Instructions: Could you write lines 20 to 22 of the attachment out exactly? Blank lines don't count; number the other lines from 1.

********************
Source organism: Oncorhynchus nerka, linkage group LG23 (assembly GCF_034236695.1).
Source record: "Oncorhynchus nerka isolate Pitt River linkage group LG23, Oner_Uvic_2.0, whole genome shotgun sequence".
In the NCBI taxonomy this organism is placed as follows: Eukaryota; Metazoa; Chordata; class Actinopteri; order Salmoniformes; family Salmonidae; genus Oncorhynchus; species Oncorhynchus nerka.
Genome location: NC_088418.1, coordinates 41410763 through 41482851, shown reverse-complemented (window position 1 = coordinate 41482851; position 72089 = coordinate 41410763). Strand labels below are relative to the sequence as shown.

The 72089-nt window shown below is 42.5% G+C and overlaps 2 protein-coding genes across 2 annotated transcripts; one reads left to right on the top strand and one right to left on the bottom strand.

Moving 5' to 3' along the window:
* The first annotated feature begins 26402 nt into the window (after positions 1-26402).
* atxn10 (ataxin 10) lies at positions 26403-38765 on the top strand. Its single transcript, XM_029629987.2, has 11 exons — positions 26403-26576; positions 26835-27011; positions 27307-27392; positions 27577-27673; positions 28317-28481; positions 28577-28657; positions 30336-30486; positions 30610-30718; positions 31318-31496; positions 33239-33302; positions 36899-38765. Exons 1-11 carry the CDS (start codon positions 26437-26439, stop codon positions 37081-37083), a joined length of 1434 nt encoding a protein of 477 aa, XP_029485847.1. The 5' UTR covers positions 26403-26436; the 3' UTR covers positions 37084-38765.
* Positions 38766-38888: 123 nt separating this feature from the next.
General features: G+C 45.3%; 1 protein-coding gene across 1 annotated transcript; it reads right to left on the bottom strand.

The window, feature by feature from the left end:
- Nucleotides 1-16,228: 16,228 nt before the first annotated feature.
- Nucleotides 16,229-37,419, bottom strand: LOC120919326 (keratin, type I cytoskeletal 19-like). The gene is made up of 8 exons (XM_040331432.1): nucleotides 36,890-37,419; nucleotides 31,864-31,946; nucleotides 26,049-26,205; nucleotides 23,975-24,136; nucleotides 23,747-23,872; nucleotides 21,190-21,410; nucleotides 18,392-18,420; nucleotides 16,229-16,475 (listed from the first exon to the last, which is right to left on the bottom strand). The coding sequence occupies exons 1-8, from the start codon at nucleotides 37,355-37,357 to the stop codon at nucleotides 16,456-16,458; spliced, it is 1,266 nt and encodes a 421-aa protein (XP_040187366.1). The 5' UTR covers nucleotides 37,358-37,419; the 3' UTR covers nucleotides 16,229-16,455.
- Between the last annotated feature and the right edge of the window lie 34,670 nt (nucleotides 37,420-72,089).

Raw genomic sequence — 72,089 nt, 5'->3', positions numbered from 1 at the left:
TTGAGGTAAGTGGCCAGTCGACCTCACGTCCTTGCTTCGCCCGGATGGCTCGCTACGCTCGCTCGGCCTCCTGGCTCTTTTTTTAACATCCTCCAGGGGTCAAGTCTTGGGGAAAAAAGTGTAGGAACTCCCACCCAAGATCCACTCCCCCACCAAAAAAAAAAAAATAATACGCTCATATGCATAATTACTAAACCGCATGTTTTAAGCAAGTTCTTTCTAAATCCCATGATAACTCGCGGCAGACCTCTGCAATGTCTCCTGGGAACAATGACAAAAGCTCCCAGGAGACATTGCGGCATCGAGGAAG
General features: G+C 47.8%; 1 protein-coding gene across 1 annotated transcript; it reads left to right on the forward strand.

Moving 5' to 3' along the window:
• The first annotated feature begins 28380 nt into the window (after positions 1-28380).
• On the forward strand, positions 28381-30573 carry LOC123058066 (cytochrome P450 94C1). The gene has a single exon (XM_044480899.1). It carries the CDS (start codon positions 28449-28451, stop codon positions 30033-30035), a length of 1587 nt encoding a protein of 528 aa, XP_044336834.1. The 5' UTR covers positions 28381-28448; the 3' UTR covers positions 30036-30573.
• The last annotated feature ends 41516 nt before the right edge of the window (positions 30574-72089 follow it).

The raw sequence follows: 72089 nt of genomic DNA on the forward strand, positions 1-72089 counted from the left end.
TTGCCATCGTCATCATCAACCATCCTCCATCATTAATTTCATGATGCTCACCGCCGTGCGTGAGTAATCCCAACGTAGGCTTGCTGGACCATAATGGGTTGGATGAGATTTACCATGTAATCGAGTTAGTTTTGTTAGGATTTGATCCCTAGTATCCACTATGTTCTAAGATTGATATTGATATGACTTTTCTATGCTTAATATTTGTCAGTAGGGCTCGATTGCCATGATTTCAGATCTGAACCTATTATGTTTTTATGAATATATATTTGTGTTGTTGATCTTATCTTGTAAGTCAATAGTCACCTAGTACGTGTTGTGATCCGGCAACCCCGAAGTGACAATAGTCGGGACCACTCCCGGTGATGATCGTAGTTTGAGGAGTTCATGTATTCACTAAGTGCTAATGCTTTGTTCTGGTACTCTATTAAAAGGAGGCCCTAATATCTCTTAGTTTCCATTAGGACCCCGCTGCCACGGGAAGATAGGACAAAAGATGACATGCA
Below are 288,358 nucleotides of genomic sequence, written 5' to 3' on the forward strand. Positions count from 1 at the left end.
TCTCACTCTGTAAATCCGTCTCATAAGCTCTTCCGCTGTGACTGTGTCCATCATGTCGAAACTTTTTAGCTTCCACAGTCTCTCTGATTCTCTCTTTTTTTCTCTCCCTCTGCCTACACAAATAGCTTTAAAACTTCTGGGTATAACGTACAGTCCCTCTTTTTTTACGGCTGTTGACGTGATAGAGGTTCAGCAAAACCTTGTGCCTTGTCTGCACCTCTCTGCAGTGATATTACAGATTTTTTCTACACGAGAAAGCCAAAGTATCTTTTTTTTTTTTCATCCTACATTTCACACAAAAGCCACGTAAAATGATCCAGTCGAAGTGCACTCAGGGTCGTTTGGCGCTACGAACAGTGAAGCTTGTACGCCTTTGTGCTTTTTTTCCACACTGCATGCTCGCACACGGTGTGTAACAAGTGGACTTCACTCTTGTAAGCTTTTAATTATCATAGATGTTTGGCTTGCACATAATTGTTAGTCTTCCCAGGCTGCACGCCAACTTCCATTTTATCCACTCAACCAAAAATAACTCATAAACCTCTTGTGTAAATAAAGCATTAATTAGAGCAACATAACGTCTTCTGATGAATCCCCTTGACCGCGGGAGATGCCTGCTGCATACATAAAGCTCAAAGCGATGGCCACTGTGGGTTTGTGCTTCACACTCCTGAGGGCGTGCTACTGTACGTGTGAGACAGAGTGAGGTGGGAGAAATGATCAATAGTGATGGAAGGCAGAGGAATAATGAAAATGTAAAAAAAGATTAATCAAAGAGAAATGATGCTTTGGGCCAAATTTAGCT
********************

• On the forward strand, positions 28381-30573 carry LOC123058066 (cytochrome P450 94C1). The gene has a single exon (XM_044480899.1). It carries the CDS (start codon positions 28449-28451, stop codon positions 30033-30035), a length of 1587 nt encoding a protein of 528 aa, XP_044336834.1. The 5' UTR covers positions 28381-28448; the 3' UTR covers positions 30036-30573.
• The last annotated feature ends 41516 nt before the right edge of the window (positions 30574-72089 follow it).

The raw sequence follows: 72089 nt of genomic DNA on the forward strand, positions 1-72089 counted from the left end.